Planners OK manufactured home amendments
An ordinance that would overhaul Siloam Springs’ manufactured home development code is one step closer to approval after planners recommended approval by the Board of Directors on Tuesday. This week’s Planning and Zoning Commission meeting featured an agenda with a single item that contained an array of amendments to the city code on manufactured homes.
In May, a preliminary plat permit request for a manufactured home development at the southern edge of city limits led staff to realize it had been around 20 years since the city’s manufactured home development code was last updated, said Senior Planner Ben Rhoads. City staff examined other city ordinances to get ideas for the code update, Rhoads said.
If the suite of code amendments are approved, manufactured home developments will be established by special use permit only, which requires extra oversight by the Board of Directors. The code amendments would also introduce updated definitions, simplified setback requirements, address add-ons like porches or lean-tos, and require a building permit to be issued in order to set a home in place.
During the public comments portion of the meeting, Ron Homeyer, who was the civil engineer representing the manufactured home development that was proposed in May, spoke about some problems he saw with the amendments.
Several of the amendment’s provisions are stricter for manufactured home developments than for other residential developments, Homeyer said.
Single-family and multifamily developments aren’t subject to as stringent standards as it relates to required open space, fencing and additional parking, Homeyer said.
“The crux of the issue is that we seem to be adding additional restrictions to manufactured homes that we don’t add to anything else, and I don’t understand why,” Homeyer said.
Homeyer also said that some of the landscaping standards were vague and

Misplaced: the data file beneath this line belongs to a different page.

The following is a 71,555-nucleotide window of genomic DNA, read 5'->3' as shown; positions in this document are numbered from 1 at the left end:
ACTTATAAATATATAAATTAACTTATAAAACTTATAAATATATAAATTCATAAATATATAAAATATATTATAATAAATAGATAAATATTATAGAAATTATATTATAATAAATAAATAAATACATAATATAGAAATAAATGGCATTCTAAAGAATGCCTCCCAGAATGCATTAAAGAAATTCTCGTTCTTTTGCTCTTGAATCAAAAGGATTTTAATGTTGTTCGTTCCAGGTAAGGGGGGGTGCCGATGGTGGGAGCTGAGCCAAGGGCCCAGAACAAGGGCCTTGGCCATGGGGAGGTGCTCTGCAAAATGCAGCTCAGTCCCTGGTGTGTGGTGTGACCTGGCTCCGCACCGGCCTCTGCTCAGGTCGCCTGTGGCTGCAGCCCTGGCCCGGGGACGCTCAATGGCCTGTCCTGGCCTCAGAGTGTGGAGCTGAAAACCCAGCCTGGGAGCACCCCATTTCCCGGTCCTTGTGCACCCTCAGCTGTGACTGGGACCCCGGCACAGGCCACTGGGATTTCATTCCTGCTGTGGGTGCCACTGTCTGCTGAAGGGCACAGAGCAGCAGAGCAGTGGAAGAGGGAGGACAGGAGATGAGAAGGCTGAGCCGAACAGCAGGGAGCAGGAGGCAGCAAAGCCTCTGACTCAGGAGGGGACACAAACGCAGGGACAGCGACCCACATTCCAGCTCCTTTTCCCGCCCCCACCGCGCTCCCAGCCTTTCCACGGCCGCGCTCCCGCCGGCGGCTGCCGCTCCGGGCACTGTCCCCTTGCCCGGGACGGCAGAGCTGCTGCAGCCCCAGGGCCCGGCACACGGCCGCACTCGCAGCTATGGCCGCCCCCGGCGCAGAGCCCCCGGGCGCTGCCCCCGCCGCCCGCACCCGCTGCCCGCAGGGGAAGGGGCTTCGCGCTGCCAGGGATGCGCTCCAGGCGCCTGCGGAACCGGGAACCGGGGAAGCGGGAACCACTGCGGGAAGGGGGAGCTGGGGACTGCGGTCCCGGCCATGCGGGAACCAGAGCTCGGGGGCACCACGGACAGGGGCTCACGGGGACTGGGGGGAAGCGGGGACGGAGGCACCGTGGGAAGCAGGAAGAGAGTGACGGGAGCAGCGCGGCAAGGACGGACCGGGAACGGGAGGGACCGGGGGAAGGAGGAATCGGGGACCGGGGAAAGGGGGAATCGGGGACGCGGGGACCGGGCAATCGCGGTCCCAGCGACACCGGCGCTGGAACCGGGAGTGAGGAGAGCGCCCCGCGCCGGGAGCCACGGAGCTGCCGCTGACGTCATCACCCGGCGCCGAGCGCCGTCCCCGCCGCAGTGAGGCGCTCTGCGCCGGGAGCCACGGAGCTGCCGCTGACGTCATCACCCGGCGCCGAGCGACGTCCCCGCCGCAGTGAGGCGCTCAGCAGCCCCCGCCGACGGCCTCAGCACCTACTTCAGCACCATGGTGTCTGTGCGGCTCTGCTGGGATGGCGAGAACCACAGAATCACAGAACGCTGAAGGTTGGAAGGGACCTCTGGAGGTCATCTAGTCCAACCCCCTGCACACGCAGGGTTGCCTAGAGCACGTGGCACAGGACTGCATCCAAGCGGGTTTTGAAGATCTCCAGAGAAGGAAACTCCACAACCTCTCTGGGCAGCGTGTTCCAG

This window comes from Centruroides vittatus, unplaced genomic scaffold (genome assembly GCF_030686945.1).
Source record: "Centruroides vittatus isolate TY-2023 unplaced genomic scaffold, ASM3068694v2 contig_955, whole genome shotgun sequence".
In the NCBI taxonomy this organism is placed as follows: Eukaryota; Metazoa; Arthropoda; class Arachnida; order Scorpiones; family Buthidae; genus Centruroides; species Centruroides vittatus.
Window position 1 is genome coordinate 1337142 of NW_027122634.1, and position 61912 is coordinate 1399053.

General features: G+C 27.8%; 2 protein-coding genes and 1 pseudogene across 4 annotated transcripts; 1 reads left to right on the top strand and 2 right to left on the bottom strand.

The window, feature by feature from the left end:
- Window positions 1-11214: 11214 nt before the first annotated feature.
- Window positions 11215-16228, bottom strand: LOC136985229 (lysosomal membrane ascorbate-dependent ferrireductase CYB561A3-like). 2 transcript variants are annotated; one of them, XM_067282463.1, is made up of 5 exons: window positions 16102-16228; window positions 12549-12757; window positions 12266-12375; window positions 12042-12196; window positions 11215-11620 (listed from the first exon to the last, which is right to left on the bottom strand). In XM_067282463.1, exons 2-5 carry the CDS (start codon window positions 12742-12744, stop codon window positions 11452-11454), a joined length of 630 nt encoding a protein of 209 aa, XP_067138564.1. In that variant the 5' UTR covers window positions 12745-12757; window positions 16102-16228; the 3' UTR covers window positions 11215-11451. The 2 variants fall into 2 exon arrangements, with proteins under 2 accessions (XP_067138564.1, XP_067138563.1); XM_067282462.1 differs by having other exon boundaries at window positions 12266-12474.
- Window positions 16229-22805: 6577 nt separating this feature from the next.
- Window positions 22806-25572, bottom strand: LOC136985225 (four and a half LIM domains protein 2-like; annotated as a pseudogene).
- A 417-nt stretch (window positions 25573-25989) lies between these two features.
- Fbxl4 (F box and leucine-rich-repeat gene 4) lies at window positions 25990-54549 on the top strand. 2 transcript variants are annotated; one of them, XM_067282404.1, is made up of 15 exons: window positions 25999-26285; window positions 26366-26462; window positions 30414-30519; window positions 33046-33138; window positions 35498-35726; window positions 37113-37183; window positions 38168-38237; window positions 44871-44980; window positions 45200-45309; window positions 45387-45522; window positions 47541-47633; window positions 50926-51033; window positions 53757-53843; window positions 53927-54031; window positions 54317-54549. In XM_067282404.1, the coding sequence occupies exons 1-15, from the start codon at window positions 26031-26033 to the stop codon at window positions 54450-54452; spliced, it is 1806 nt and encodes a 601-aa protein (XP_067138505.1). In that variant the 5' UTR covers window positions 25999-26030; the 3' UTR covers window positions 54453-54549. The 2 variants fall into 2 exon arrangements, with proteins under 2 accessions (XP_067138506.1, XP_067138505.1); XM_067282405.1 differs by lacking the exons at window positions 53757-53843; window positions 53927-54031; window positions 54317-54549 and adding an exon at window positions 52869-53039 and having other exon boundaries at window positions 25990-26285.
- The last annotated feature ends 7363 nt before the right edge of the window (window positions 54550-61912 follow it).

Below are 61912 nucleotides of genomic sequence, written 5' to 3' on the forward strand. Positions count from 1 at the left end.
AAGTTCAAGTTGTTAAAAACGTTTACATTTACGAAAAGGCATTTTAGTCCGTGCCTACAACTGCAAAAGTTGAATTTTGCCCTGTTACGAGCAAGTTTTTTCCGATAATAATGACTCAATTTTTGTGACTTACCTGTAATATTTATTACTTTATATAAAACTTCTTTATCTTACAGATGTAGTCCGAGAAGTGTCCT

I don’t want anyone to think we are against manufactured homes. (This) ordinance is to restrict them and make them look neat. Karl Mounger Planning and Zoning Commission chairman
would make it difficult for developers.
Planning and Zoning Commission chairman Karl Mounger said he thought the specifics should be decided during a project’s initial planning phase. City Attorney Jay Williams invited Homeyer to work with city staff to clarify language before the amendments are considered by the Board of Directors later this week.
The city has a zoning designation set aside for manufactured home developments, designated M-H. Rhoads said there were no unused M-H zones, and any additional sites for manufactured home developments would first need to to rezoned.
“I don’t want anyone to think we are against manufactured homes,” Mounger said. “(This) ordinance is to restrict them and make them look neat.”
After the Commission’s approval on Tuesday, the amendments will go to the Board of Directors meeting on Sept. 19. The amendment is on an accelerated schedule that would keep it on pace to be approved one day before the city’s moratorium on manufactured home developments ends, Rhoads said. The amendments will be accompanied by a building code amendment that relates specifically to manufactured homes, but was not subject to consideration by commission members.